3. G. Usseglio, E. Gatier, A. Heuzé, C. Hérent, J. Bouvier. Control of Orienting Movements and Locomotion by Projection-Defined Subsets of Brainstem V2a Neurons. Current Biology, 2020. 10.1016/j.cub.2020.09.014.
  4. D. Reim, T.M. Weis, S. Halbedl, J.P. Delling, A.M. Grabrucker, T.M. Boeckers, M.J. Schmeisser. The Shank3 Interaction Partner ProSAPiP1 Regulates Postsynaptic S.PAR Levels and the Maturation of Dendritic Spines in Hippocampal Neurons. Frontiers in Synaptic Neuroscice, 2016. 10.3389/fnsyn.2016.00013
  5. S. Kannan, M. Lee, S. Muthusamy, A. Blasiak, G. Sriram, T. Cao. Peripheral sensory neurons promote angiogenesis in neurovascular models derived from hESCs. Stem Cell Research, 2021, 10.1016/j.scr.2021.102231.
  6. E. Motori, I. Atanassov, S. M. V. Kochan, K. Folz-Donahue, V. Sakthivelu, P. Giavalisco, N. Toni, J. Puyal, N.-G. Larsson. Neuronal metabolic rewiring promotes resilience to neurodegeneration caused by mitochondrial dysfunction. Science Advances, 2020, 10.1126/sciadv.aba8271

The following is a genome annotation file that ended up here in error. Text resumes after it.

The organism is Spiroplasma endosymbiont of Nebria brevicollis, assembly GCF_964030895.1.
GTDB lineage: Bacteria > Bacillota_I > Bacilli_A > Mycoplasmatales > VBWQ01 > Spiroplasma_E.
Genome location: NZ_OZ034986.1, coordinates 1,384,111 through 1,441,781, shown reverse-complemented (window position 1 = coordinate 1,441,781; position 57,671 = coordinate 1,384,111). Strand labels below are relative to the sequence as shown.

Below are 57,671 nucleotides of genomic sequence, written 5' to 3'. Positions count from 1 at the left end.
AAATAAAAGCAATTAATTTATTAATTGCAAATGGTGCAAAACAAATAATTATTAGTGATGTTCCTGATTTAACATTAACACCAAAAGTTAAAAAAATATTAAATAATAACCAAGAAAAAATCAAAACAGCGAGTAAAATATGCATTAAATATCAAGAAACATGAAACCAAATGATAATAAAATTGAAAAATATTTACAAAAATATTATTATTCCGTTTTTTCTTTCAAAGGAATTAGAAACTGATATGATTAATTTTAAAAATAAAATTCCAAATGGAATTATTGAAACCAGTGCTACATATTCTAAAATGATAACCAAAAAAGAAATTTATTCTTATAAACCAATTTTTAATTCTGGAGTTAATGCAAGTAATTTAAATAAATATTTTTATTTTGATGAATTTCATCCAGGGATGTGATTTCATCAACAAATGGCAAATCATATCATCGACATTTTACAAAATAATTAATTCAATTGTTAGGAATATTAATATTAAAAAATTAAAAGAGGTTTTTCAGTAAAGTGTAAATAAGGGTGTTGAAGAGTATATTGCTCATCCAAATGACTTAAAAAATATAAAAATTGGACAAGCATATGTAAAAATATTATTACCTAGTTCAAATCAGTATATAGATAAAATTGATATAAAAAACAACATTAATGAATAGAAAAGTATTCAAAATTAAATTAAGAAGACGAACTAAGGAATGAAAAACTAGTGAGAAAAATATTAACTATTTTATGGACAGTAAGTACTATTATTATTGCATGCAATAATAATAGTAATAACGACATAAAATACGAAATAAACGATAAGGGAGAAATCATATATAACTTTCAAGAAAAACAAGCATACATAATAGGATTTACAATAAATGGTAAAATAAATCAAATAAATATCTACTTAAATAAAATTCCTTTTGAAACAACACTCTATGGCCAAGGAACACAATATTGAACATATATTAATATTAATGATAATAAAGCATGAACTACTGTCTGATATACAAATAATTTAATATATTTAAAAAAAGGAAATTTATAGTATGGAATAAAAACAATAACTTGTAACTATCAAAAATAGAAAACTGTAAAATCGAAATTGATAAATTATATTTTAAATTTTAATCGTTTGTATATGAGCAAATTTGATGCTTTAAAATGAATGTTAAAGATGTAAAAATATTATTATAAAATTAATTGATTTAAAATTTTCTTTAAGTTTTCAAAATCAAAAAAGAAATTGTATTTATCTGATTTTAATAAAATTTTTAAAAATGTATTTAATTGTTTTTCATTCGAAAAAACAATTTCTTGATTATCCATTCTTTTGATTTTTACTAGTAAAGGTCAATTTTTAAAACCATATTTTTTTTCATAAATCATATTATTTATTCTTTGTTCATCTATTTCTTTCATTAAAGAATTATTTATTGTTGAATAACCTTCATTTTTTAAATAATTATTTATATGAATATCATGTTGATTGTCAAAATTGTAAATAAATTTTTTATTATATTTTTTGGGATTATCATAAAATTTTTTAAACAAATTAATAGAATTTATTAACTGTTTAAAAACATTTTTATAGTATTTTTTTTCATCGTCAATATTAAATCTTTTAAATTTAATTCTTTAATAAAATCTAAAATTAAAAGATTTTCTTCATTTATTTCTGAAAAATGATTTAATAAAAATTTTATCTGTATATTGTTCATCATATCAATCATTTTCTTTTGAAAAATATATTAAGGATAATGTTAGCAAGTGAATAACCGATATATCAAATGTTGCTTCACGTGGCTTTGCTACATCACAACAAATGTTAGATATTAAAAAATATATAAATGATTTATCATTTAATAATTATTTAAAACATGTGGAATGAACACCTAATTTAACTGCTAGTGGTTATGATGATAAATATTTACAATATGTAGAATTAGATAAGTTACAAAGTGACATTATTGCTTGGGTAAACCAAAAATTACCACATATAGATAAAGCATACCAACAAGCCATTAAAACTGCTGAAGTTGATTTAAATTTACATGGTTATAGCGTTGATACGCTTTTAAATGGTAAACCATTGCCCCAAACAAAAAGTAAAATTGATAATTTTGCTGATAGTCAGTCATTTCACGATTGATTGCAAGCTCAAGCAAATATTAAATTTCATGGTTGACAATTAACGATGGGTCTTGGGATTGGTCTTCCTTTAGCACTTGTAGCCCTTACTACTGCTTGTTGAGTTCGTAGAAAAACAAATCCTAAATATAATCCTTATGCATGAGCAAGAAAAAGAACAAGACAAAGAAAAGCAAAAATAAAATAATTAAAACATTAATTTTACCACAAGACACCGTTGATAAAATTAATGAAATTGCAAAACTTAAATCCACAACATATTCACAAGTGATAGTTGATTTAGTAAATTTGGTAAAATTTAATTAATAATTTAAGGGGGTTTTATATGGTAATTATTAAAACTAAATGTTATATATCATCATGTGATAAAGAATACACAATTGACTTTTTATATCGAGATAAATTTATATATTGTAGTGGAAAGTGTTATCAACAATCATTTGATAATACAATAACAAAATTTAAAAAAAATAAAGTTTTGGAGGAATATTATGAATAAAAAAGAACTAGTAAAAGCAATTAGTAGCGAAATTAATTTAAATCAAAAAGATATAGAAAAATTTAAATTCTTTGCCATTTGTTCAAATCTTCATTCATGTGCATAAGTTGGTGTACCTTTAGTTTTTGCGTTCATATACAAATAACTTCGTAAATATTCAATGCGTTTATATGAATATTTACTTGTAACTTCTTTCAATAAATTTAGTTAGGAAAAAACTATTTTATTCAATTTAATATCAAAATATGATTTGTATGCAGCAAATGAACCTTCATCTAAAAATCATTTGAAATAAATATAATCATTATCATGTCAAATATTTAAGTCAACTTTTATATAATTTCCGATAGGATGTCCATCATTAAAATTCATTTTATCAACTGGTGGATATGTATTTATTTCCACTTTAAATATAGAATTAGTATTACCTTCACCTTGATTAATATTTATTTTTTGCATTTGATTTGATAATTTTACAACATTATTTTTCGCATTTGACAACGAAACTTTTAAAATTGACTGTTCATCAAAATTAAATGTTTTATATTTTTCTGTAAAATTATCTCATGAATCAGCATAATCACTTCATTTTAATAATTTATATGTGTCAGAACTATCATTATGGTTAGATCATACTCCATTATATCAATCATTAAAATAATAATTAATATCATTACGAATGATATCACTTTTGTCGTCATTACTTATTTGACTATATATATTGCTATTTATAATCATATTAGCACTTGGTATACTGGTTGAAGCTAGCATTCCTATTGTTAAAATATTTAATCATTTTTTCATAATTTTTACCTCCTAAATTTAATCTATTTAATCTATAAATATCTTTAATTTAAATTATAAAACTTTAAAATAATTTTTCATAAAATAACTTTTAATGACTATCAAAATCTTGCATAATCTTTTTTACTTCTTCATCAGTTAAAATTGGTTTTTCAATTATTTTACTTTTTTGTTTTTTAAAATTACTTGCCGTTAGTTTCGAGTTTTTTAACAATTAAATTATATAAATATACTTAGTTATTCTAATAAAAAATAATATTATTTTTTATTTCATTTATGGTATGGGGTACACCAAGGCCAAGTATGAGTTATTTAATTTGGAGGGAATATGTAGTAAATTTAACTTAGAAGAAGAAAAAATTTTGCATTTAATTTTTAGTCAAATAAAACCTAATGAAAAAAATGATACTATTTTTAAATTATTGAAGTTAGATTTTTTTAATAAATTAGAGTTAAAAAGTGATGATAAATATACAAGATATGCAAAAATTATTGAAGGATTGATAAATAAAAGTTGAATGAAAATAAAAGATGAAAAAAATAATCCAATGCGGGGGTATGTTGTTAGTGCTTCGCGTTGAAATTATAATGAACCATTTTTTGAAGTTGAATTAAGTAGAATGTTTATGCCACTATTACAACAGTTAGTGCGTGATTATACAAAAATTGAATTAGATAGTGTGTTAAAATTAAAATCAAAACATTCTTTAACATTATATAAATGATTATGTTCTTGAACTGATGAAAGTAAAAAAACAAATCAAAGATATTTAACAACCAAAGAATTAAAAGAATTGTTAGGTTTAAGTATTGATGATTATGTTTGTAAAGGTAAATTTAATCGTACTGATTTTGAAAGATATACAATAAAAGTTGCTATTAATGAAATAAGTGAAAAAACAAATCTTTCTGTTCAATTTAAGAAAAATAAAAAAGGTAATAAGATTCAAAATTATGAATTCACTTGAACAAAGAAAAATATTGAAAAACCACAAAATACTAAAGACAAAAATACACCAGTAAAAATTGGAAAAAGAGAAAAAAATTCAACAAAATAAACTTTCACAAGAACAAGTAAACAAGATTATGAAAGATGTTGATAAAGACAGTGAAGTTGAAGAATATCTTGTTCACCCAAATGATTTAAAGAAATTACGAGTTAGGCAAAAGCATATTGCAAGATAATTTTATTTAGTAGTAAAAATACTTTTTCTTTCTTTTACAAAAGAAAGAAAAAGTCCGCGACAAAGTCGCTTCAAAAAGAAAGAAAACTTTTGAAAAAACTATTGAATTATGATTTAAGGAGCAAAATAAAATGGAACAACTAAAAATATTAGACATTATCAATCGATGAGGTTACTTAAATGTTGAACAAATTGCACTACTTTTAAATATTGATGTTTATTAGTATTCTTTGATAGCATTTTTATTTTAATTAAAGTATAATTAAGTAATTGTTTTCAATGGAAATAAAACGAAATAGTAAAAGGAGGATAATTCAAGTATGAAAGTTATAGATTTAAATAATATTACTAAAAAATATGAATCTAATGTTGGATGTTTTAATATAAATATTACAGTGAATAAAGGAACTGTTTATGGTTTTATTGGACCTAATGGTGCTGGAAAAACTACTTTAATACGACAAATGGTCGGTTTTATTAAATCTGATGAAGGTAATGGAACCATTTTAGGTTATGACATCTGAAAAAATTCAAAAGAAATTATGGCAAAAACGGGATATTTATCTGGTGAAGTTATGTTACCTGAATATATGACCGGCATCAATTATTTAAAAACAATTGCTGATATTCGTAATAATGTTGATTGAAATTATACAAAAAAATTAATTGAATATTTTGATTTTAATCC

7. T. E. Santos, B. Schaffran, N. Broguière, L. Meyn, M. Zenobi-Wong, F. Bradke. Axon Growth of CNS Neurons in Three Dimensions Is Amoeboid and Independent of Adhesions. Cell Reports, 2021, 10.1016/j.celrep.2020.107907
  8. J. Q. Gao, P. Wang, J. W. Yan, L. N. Ba, P. L. Shi, H. M. Wu, X. Y. Guan, Y. G. Cao, H.L. Sun, X. Y. Mao. Shear Stress Rescued the Neuronal Impairment Induced by Global Cerebral Ischemia Reperfusion via Activating PECAM-1-eNOS-NO Pathway. Frontiers in cell and developmental biology, 2021, 10.3389/fcell.2020.631286
  9. L. Colnaghi, A. Conz, L. Russo, C.A. Musi, L. Fioriti, T. Borsello, M. Salmona. Neuronal Localization of SENP Proteins with Super Resolution Microscopy. Brain Sciences, 2020, 10.3390/brainsci10110778
  10. F. Bianchi, M. Malboubi, Y. Li, J. H. George, A. Jerusalem, F. Szele, M. S. Thompson, H. Ye. Rapid and efficient differentiation of functional motor neurons from human iPSC for neural injury modelling. Stem Cell Research, 2018, 10.1016/j.scr.2018.09.006